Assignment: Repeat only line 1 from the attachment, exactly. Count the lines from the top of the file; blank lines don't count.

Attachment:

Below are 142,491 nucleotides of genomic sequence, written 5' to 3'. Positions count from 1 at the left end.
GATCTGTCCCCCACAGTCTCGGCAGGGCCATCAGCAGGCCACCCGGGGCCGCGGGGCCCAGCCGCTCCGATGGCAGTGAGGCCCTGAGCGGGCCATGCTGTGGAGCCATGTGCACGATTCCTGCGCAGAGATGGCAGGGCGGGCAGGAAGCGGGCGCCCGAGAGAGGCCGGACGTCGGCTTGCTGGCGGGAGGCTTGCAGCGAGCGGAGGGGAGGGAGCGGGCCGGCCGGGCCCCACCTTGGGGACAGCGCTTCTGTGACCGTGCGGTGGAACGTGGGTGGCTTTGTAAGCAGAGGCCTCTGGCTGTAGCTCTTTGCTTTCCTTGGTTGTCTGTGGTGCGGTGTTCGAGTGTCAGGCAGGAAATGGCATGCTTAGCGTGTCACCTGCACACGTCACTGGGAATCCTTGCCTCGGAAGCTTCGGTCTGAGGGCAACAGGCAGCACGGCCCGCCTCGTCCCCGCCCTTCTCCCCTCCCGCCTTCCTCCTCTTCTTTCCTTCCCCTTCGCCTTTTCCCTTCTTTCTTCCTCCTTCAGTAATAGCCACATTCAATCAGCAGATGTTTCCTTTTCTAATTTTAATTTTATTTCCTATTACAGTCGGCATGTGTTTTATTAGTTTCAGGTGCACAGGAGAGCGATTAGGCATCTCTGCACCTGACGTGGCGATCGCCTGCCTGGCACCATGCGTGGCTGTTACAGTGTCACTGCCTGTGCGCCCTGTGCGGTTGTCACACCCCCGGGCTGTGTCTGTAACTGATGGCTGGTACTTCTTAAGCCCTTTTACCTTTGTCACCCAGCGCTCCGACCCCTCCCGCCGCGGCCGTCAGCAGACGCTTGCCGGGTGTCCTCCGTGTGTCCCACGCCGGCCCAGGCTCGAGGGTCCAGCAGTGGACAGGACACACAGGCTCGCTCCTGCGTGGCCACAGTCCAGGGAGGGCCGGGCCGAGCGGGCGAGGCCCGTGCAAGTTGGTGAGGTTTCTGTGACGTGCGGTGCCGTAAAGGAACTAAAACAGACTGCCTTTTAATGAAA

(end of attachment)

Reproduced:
Below are 142,491 nucleotides of genomic sequence, written 5' to 3'. Positions count from 1 at the left end.